Thoracic Outlet Syndrome: Rise of the Conservative Viewpoint Thoracic outlet syndrome is one of the most controversial subjects in clinical medicine. In the past ten years, a growing number of authors have questioned many aspects of this syndrome, including the proposed methods of diagnosis and the value of surgery.(1,2,3,4) It is important for primary care physicians to be aware of the rising tide of skepticism surrounding diagnosis and treatment of thoracic outlet syndrome. Until recently, controversy and doubt about the management of this condition has been largely confined to the neurologic literature.
The nomenclature regarding thoracic outlet syndrome is confusing. "The disputed form," in which no objective clinical, radiologic or electrodiagnostic abnormalities are documented, is the most commonly diagnosed and surgically treated form of thoracic outlet syndrome in the United States.(5)This form of the condition is not to be confused with the rare, true neurogenic form and the uncommon vascular form in which objective abnormalities are present.
Why the rising tide of skepticism in the neurologic literature(7)First, surgical intervention for thoracic outlet syndrome carries the risk of major complications, including brachial plexopathy, laceration of the subclavian artery, pneumothorax and causalgia. Such complications are especially tragic when they occur during an elective operation for a condition that manifests few or no objective clinical abnormalities.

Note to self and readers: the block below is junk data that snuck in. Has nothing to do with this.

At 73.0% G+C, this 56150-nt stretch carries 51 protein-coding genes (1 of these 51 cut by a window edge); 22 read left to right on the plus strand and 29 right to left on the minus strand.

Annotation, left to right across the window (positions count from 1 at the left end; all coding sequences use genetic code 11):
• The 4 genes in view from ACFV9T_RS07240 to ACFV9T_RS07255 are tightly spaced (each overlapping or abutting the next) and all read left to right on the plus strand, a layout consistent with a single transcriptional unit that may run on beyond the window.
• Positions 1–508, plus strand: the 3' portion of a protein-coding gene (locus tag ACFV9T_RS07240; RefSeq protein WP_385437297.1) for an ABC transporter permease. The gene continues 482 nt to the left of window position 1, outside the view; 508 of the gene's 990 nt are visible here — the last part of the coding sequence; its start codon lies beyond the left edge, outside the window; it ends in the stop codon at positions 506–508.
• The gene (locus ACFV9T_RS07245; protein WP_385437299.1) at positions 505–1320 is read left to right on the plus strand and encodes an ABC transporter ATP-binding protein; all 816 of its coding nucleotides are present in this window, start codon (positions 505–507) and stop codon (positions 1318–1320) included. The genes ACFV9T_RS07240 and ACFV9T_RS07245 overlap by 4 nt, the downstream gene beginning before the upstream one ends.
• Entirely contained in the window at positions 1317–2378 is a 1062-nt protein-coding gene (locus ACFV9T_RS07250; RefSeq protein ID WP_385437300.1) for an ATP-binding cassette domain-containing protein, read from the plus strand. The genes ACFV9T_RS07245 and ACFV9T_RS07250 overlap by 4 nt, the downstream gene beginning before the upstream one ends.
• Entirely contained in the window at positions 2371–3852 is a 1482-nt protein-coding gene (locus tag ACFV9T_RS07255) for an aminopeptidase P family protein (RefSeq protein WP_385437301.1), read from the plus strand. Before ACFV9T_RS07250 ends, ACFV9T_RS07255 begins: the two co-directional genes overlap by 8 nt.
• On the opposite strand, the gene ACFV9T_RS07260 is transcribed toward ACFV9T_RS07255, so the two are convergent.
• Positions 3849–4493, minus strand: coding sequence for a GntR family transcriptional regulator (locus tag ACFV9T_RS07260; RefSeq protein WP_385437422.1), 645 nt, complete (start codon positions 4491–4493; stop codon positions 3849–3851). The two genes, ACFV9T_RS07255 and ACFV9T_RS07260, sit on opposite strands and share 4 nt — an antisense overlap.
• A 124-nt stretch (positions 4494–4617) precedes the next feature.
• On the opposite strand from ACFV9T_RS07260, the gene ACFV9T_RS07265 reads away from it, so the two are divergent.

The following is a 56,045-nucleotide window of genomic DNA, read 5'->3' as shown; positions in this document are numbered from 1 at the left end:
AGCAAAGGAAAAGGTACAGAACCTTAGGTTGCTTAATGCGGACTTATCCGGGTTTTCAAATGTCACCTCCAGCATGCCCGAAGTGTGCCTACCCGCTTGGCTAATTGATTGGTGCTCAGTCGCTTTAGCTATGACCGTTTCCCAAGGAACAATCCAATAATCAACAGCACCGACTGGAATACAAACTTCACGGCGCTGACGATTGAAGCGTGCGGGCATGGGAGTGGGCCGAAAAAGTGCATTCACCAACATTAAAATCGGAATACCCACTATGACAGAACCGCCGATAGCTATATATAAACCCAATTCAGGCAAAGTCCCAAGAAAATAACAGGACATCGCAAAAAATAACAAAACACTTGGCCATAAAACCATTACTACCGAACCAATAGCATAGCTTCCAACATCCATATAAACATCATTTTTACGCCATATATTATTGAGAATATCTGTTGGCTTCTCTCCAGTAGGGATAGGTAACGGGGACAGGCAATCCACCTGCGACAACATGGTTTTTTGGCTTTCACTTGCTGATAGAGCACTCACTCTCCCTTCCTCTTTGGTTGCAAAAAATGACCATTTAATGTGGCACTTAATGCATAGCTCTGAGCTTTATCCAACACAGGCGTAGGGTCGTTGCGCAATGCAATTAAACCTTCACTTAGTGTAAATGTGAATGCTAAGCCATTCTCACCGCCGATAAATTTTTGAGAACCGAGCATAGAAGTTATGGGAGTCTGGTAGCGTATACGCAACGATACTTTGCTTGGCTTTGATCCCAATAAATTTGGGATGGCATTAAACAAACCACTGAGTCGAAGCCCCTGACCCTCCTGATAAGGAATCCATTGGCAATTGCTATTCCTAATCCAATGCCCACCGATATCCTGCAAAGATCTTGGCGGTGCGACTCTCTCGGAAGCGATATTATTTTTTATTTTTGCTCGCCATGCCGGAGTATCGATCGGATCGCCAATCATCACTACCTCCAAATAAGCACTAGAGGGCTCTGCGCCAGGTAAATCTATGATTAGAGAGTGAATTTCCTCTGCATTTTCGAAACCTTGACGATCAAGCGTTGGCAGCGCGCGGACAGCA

Second, early studies on surgery for thoracic outlet syndrome, which claimed high success rates, were reported by the same teams that performed the surgery. Accurate assessment of success is difficult when no objective preoperative or postoperative tests exist. In addition, many neurologists have seen patients with recurrence of symptoms after surgery was deemed successful.
Finally, no objective tests are available for diagnosing the disputed form of thoracic outlet syndrome. Again and again, independent investigators have convincingly challenged the use of tests that were touted as a means of confirming the diagnosis of thoracic outlet syndrome. Outlet ulnar nerve conduction studies,(6) elevated arm stress test, Adson's maneuver and plethysmography were at one time promoted as valid diagnostic procedures, but have since been called into question. With history as a guide, we should critically evaluate any investigative procedures that are promoted as a method for diagnosing a condition that does not produce objective clinical findings.
Family physicians and their patients would do well to be aware of these issues when diagnosis or, more importantly, surgical treatment of thoracic outlet syndrome is a consideration.
MICHAEL CHERINGTON, M.D.
University of Colorado School of Medicine
1. Cherington M, Happer I, Machanic B, Parry L.
Surgery for the thoracic outlet syndrome may
be hazardous to your health. Muscle Nerve
2. Cuetter AC, Bartoszek DM. The thoracic outlet
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overtreatment, and recommendations for management.
Muscle Nerve 1989;12:410-9.
3. Hadler NM. The roles of work and of working
in disorders of the upper extremity. Baillieres
Clin Rheumatol 1989;3:121-41.
4. Nelson DA. Thoracic outlet syndrome and dys - function of the temporomandibular joint: proved
pathology or pseudosyndromes(7) Perspect Biol
5. Wilbourn Aj. Thoracic outlet syndrome surgery
causing severe brachial plexopathy. Muscle
6 Smith T, Trojaborg W. Diagnosis of thoracic
outlet syndrome. Value of sensory and motor
conduction studies and quantitative electromyography.
Arch Neurol 1987;44:1161-3.
COPYRIGHT 1991 American Academy of Family Physicians
COPYRIGHT 2004 Gale Group